Growing up, the classic musical fairytale film The Wizard of Oz was a real favourite of mine. I especially loved the famous final scene where Dorothy, desperate to get out of the strange land of Oz and home to Kansas, taps her magical ruby slippers together at the heel, repeating over and over, “There’s no place like home… there’s no place like home… there’s no place like home…”. For Dorothy, in that moment the place she wanted to be, above anywhere else in the world, was home.
There are a handful of places I've come to call ‘home’ over the years and now home is Fajara, in The Gambia! Complete with coconut trees, cockroaches, crickets and an (as yet) unidentified family of noisy creatures that live in our loft. Despite the creepy crawlies it's been a joy to make a new home here.
As a British citizen, I’ve had to apply for legal residency. After many hours in tiny offices full of (mostly) friendly immigration officials we now legally reside in The Gambia. Phew.
As part of this process I have also had to register for a legal document aptly named an ‘Alien’s Card’. To reside in The Gambia legally I must hold a card that tells me, and any immigration officer who asks to see it, that I am an alien here.
I'm an alien, I'm not a citizen of The Gambia. Even though I currently live here and work here, devour chicken yassa and drink litres of wonjo juice, I am not a citizen here.
Some days I feel it more than others... When friends in the car start talking in their local language and I have no clue what they are saying; when I arrive at school to take the morning assembly and the kids outside shout, ’Toubab!’ ‘Toubab!’ (White person! White person!); when I try on some beautiful clothes made from local fabric that look GREAT on my Gambian friend, but look slightly bizarre on me. Small as they are, these moments remind me: ‘Beth, you’re not a citizen of here. You’re an alien!’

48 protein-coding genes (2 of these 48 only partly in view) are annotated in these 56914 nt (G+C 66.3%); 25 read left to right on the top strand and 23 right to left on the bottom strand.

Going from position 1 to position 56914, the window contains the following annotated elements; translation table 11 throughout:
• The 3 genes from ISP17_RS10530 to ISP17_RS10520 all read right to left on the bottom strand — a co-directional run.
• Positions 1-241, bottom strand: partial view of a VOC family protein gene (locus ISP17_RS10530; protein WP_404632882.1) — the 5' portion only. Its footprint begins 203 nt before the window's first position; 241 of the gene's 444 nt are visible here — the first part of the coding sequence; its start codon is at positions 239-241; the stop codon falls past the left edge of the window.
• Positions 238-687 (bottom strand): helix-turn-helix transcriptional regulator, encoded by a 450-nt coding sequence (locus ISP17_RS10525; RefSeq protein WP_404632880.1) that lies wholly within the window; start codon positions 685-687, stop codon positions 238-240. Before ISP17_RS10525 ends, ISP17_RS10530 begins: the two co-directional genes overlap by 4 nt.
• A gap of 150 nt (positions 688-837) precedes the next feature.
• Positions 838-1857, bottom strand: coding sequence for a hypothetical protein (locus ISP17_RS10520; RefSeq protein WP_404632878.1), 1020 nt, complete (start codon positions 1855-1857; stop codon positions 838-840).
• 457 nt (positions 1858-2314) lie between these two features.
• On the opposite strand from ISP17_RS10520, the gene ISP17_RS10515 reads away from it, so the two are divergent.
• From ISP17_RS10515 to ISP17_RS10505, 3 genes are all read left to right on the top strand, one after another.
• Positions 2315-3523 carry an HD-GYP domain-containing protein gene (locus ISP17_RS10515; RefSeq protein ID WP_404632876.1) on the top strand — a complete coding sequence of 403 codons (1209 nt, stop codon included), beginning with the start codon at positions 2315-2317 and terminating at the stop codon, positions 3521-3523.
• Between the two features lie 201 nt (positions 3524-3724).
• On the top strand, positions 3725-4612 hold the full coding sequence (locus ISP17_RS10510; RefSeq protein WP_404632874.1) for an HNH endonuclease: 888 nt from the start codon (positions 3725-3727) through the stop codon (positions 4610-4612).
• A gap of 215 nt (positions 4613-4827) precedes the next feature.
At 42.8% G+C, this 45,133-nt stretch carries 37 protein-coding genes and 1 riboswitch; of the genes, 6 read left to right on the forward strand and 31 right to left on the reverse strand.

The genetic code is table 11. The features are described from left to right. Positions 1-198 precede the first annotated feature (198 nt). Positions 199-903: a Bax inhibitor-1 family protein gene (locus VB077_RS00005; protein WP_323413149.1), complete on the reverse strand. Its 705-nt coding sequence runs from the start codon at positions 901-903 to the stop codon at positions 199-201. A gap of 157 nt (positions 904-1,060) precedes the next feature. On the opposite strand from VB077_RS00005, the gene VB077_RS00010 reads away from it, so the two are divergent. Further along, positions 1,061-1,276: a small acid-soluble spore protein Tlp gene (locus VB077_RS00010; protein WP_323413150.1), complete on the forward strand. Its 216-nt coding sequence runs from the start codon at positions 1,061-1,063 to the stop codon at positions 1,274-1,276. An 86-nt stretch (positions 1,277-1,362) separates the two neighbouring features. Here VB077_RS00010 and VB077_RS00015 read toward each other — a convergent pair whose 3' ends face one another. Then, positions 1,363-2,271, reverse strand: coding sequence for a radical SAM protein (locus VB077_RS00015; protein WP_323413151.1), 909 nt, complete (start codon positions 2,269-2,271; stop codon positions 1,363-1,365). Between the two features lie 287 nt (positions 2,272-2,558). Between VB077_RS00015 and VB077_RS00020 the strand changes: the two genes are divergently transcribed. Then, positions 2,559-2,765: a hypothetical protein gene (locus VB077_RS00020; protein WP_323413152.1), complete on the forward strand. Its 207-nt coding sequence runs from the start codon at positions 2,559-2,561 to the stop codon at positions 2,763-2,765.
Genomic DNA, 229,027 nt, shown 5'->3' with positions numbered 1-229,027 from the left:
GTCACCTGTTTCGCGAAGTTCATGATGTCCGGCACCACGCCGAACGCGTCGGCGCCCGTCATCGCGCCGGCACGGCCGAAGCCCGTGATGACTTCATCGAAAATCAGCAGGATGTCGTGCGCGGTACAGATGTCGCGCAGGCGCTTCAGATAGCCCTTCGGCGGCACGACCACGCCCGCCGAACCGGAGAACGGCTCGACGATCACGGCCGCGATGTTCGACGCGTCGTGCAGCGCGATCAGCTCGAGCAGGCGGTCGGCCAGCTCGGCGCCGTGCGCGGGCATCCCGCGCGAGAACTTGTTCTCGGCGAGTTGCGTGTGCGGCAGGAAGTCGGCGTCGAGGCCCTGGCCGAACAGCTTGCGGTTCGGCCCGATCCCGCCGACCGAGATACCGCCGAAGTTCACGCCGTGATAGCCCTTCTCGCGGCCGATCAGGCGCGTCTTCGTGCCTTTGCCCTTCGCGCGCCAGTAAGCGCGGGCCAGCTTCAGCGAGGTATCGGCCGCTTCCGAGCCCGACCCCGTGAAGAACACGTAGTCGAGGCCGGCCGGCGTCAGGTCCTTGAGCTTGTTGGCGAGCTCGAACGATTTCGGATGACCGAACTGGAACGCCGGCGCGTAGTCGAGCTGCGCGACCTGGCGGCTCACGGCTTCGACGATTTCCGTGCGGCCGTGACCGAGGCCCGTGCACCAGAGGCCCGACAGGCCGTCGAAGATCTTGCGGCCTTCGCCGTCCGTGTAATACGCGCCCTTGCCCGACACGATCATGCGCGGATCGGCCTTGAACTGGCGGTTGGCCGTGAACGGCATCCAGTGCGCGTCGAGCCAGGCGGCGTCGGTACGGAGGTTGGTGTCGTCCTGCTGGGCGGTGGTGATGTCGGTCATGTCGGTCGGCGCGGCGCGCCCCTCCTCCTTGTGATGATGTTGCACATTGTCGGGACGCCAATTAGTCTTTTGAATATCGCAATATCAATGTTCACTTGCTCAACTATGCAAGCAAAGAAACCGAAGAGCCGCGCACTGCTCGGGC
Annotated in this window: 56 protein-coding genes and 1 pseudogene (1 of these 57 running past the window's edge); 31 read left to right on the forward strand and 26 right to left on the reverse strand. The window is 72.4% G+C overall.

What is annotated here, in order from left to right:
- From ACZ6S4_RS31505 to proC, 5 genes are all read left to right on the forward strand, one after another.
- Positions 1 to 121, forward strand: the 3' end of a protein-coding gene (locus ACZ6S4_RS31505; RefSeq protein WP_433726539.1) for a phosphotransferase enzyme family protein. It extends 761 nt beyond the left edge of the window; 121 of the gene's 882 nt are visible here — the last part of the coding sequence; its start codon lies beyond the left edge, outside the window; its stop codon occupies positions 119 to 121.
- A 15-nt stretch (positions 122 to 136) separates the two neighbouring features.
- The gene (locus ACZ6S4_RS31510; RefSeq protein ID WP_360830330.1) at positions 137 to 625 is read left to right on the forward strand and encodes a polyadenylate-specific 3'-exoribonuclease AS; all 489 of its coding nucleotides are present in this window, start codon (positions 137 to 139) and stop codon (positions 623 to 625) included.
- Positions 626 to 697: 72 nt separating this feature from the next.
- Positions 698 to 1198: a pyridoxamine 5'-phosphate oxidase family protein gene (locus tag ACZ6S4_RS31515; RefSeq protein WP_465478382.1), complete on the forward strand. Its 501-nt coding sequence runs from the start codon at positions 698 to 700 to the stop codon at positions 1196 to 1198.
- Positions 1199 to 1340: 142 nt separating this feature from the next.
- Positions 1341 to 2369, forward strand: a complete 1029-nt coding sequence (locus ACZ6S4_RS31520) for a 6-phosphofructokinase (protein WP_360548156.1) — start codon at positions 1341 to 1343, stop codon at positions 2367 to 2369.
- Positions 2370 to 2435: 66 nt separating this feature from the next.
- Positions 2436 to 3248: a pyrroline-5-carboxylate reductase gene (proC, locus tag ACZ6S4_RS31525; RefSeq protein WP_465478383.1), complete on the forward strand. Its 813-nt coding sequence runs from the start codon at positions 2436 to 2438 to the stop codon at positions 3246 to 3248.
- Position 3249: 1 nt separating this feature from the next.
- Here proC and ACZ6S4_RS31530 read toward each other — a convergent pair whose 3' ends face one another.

Often these things make me chuckle. Sometimes they make me long for ‘home’ in the UK.
It’s true, I’m not a citizen of here. But actually Philippians 3:20 tells me that I'm not a citizen of the UK either!
“… our citizenship is in heaven …” Philippians 3:20
Yes, I hold a British passport. Yes, I love tea with a custard cream, I enjoy a good G&T and I highly approve of queuing. But to which country do I actually belong? The Bible tells me I belong to God’s country. I’m a citizen of heaven. Heaven is my Home. And if you’re trusting in Jesus heaven is your Home too!
The American evangelist Billy Graham was oft quoted as saying; ‘Heaven is my home, I’m just travelling through this world’. He was so right! Our homes here and now are small ‘h’ homes. We’re just passing through them, the way we might stay for a night or two at a hotel or a holiday cottage. Our big ‘H’ Home is still to come. And if we take God at his word, we know it’s going to be awesome.
I’ve found Philippians 3:20 a wonderful truth to ponder over the past couple of months. It’s a truth that, on good days, has helped me to thank God for my new little ‘h’ home here and, on harder days, to thank God for the hope of my big ‘H’ Home to come. Perhaps it might be a truth for you to enjoy too? If ‘home’ feels like a hard place right now, if it’s a place of mess (literal, emotional, relational, spiritual), if it’s a place of conflict or sickness, poverty or tiredness, remember this beautiful truth: heaven is your Home. Keep on looking to it and longing for it.
I don’t find it easy to look to my big ‘H’ Home. I think that’s normal, but God knows our hearts and he’s given us his word to help us. Passages like John 14:1-6, Hebrews 11:1-40, Isaiah 35, Revelation 21-22 are packed full of truths to help us think about our Home. Much like you might take time to look at pictures of your hotel or holiday home online, take some time to think about what it might be like in your heavenly Home: a place of no sadness, no sickness, no anxiety, no stress, no depression. Or, these songs have been a wonderful encouragement to me over the years, and I believe are a real gift to help us fix our eyes on our heavenly Home: There is a Higher Throne, Christ is Enough, Amazing Grace.
If ‘home’ is a place you love to be right now, thank God for his provision! But live in your ‘home’ now in light of your ‘Home’ to come. Enjoy it, because it’s a gift from our generous God. Share it, because we’re blessed in order to bless others. Hold loosely to it, because it’s only temporary.
“Tis grace that brought me safe thus far and grace will lead me Home.” (from ‘Amazing Grace’ by John Newton)
Beth Burgess served in The Gambia from 2017-2019.
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